Alic Cooper

Alice Cooper, 65, the original shock-rocker, performs at Segerstrom Center for the Arts in Costa Mesa on Tuesday. (KEVIN CHANG / Daily Pilot / November 26, 2013)

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The moment of truth during Alice Cooper's show Tuesday at the Segerstrom Center for the Arts came when a pair of assistants rolled in the guillotine from stage right.

Before the concert, I had gotten to talking with a fellow audience member who had seen Cooper live before, and he was eagerly anticipating what method of demise the singer would choose for himself this time.

The "School's Out" auteur has made a shtick over the years of staging real-looking executions, and though hanging and beheading may be the most famous, anything seemed possible: Would it be suffocation this time, or a tank full of piranhas?

Cooper's simulated deaths are one of rock's quirkier traditions — it's hard to imagine Joni Mitchell fans, for example, attending her shows anticipating what means she'll use to off herself onstage — but like any tradition, they seem to satisfy a deep-seated need. When the guillotine emerged Tuesday, the Segerstrom crowd cheered over a long drum roll, and the "executioner" drew even louder applause when he hoisted a latex replica of Cooper's head above the front row.

From the severed head to the Top 40 classics, the singer's debut at Segerstrom served mostly as a greatest-hits retrospective. Most of the staples were there — "No More Mr. Nice Guy," "I'm Eighteen," "Hey Stoopid" — in a pair of opening segments that Cooper, when I interviewed him earlier, dubbed "glam Alice" and "nightmare Alice." (The second one, needless to say, ended with the guillotine.)

And then came grateful Alice, so to speak. After the lights dimmed, they brightened again to show Cooper being wheeled on a gurney into a hellish-looking setting, while a voiceover declared, "Once again, you've cheated death. How fitting that you'd end up in the graveyard of the Hollywood Vampires."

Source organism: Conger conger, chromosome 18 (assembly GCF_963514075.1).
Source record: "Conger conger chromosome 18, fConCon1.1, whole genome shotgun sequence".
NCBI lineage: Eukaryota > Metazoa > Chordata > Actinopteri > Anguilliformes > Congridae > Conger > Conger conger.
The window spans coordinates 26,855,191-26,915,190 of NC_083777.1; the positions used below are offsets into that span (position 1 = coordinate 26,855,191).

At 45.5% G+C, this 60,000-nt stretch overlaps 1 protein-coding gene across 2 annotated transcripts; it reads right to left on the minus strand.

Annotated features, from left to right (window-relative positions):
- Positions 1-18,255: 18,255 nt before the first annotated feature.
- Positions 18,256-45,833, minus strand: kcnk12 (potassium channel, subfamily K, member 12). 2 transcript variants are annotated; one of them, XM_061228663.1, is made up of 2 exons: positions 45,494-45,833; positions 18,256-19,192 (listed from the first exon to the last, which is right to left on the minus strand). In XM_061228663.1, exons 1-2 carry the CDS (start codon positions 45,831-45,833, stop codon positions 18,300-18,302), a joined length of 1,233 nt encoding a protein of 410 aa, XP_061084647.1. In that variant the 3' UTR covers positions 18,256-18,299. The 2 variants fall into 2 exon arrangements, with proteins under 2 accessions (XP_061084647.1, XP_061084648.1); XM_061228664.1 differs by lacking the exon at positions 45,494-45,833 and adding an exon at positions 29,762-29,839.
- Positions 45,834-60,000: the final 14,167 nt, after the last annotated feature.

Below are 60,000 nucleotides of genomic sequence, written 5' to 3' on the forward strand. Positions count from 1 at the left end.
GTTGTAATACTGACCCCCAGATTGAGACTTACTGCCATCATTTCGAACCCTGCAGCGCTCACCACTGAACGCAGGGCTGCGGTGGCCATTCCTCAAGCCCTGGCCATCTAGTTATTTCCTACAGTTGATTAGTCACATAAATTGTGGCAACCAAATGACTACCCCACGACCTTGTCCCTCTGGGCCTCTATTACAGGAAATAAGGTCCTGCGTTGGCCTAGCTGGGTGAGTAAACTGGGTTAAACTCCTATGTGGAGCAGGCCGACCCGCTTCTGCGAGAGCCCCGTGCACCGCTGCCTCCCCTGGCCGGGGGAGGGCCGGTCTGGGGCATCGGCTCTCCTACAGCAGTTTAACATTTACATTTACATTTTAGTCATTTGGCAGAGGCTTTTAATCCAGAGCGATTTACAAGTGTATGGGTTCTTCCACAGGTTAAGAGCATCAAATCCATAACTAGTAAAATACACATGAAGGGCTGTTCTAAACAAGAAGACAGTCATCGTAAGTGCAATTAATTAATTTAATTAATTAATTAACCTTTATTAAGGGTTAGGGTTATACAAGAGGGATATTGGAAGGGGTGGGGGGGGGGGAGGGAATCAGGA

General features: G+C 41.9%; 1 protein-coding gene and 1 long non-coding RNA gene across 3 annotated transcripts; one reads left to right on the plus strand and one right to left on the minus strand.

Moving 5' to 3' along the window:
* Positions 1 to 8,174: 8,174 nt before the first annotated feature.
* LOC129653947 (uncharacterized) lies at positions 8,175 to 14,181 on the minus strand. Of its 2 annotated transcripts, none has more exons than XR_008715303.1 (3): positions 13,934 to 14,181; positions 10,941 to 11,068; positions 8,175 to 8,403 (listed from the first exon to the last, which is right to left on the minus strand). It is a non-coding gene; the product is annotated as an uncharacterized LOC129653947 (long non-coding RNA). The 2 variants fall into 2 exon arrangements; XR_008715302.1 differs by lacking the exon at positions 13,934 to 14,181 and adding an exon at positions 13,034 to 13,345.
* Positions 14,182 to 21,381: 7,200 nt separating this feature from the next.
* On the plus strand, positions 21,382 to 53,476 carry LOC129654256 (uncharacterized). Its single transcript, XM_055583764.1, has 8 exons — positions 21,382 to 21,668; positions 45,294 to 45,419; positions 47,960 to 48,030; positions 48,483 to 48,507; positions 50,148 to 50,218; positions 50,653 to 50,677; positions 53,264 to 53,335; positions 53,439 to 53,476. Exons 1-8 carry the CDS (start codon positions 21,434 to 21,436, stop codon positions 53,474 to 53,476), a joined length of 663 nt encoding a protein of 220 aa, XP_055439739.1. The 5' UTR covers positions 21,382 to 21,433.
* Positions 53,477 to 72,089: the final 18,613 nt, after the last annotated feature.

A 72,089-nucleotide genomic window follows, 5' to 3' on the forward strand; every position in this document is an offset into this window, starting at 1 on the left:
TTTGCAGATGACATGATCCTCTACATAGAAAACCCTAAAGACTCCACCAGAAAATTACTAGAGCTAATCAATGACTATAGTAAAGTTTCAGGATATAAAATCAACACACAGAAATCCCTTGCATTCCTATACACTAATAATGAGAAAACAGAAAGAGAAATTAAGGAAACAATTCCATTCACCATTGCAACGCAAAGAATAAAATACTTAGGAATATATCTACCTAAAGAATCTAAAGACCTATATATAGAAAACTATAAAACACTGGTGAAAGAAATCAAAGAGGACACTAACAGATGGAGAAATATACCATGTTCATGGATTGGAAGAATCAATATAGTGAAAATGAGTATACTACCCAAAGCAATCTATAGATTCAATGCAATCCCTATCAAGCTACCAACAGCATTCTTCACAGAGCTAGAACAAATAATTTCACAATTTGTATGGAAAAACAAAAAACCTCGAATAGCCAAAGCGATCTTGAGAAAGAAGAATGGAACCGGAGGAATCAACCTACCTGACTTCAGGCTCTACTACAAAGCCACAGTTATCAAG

That was the name of the drinking group that Cooper hung out with decades ago, and he launched into tributes to Jim Morrison, John Lennon, Jimi Hendrix and Keith Moon while tombstones displayed their names.

"All of my dead drunk friends!" Cooper shouted after the last notes sounded on the Who's "My Generation." At that moment his stage persona briefly gave way and offered a glimpse of, to borrow one of his song titles Tuesday, "The Man Behind the Mask."

It's a mask that doesn't lift very often, at least in concert — Cooper's conservative personal life and affinity for church and golf are well known — which means that a show like Tuesday's wouldn't fit the bill for anyone seeking introspective, confessional ballads.

The grandfather of shock rock, as he's sometimes called, has gotten mileage out of his character for nearly half a century, and the theatrics at Segerstrom ranged from sparring with a nurse over a straitjacket to bringing out a massive Frankenstein's monster to wander the stage.

I don't have decibel reports handy, but I would guess that the show amounted to the loudest 90 minutes in the history of the venue. As the crowd exited, a fellow journalist looked around and remarked, "Probably 95% of these people are here at Segerstrom for the first time."

Of course, it's all harmless fun, as Cooper noted midway through his closing number. After introducing his bandmates, he declared, "Playing the part of Alice Cooper tonight — me." And then, presumably, it was back to the hotel, back to Mr. Nice Guy and back to the putting green at dawn.